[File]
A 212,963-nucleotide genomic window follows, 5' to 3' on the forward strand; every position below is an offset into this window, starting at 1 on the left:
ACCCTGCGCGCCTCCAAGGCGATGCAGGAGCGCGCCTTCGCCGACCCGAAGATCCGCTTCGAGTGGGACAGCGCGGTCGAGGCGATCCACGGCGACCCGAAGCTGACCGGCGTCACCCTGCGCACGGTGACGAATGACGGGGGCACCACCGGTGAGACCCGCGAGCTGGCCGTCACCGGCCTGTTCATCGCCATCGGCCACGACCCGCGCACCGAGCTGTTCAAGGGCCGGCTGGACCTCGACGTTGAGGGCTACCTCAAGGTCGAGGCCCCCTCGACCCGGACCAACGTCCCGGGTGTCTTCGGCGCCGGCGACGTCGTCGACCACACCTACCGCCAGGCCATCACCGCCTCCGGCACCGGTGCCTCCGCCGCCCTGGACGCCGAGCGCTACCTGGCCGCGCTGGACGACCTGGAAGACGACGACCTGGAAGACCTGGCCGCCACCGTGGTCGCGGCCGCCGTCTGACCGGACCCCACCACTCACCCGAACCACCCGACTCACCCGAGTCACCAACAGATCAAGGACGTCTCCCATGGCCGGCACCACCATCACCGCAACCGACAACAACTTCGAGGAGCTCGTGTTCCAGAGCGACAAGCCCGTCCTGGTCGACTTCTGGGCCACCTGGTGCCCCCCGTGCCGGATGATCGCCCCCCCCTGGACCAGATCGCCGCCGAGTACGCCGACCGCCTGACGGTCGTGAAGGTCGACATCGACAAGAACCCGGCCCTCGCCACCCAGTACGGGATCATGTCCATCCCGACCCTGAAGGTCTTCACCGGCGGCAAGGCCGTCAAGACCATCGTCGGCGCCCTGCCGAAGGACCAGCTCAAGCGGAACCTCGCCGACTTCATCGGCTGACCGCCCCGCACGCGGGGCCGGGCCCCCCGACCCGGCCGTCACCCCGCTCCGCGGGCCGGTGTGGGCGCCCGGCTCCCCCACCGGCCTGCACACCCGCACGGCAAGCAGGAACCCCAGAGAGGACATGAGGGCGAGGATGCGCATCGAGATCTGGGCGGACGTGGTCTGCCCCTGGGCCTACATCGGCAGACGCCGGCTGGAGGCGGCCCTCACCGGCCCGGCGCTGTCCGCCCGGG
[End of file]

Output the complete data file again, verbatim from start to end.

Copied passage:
A 212,963-nucleotide genomic window follows, 5' to 3' on the forward strand; every position below is an offset into this window, starting at 1 on the left:
ACCCTGCGCGCCTCCAAGGCGATGCAGGAGCGCGCCTTCGCCGACCCGAAGATCCGCTTCGAGTGGGACAGCGCGGTCGAGGCGATCCACGGCGACCCGAAGCTGACCGGCGTCACCCTGCGCACGGTGACGAATGACGGGGGCACCACCGGTGAGACCCGCGAGCTGGCCGTCACCGGCCTGTTCATCGCCATCGGCCACGACCCGCGCACCGAGCTGTTCAAGGGCCGGCTGGACCTCGACGTTGAGGGCTACCTCAAGGTCGAGGCCCCCTCGACCCGGACCAACGTCCCGGGTGTCTTCGGCGCCGGCGACGTCGTCGACCACACCTACCGCCAGGCCATCACCGCCTCCGGCACCGGTGCCTCCGCCGCCCTGGACGCCGAGCGCTACCTGGCCGCGCTGGACGACCTGGAAGACGACGACCTGGAAGACCTGGCCGCCACCGTGGTCGCGGCCGCCGTCTGACCGGACCCCACCACTCACCCGAACCACCCGACTCACCCGAGTCACCAACAGATCAAGGACGTCTCCCATGGCCGGCACCACCATCACCGCAACCGACAACAACTTCGAGGAGCTCGTGTTCCAGAGCGACAAGCCCGTCCTGGTCGACTTCTGGGCCACCTGGTGCCCCCCGTGCCGGATGATCGCCCCCCCCTGGACCAGATCGCCGCCGAGTACGCCGACCGCCTGACGGTCGTGAAGGTCGACATCGACAAGAACCCGGCCCTCGCCACCCAGTACGGGATCATGTCCATCCCGACCCTGAAGGTCTTCACCGGCGGCAAGGCCGTCAAGACCATCGTCGGCGCCCTGCCGAAGGACCAGCTCAAGCGGAACCTCGCCGACTTCATCGGCTGACCGCCCCGCACGCGGGGCCGGGCCCCCCGACCCGGCCGTCACCCCGCTCCGCGGGCCGGTGTGGGCGCCCGGCTCCCCCACCGGCCTGCACACCCGCACGGCAAGCAGGAACCCCAGAGAGGACATGAGGGCGAGGATGCGCATCGAGATCTGGGCGGACGTGGTCTGCCCCTGGGCCTACATCGGCAGACGCCGGCTGGAGGCGGCCCTCACCGGCCCGGCGCTGTCCGCCCGGG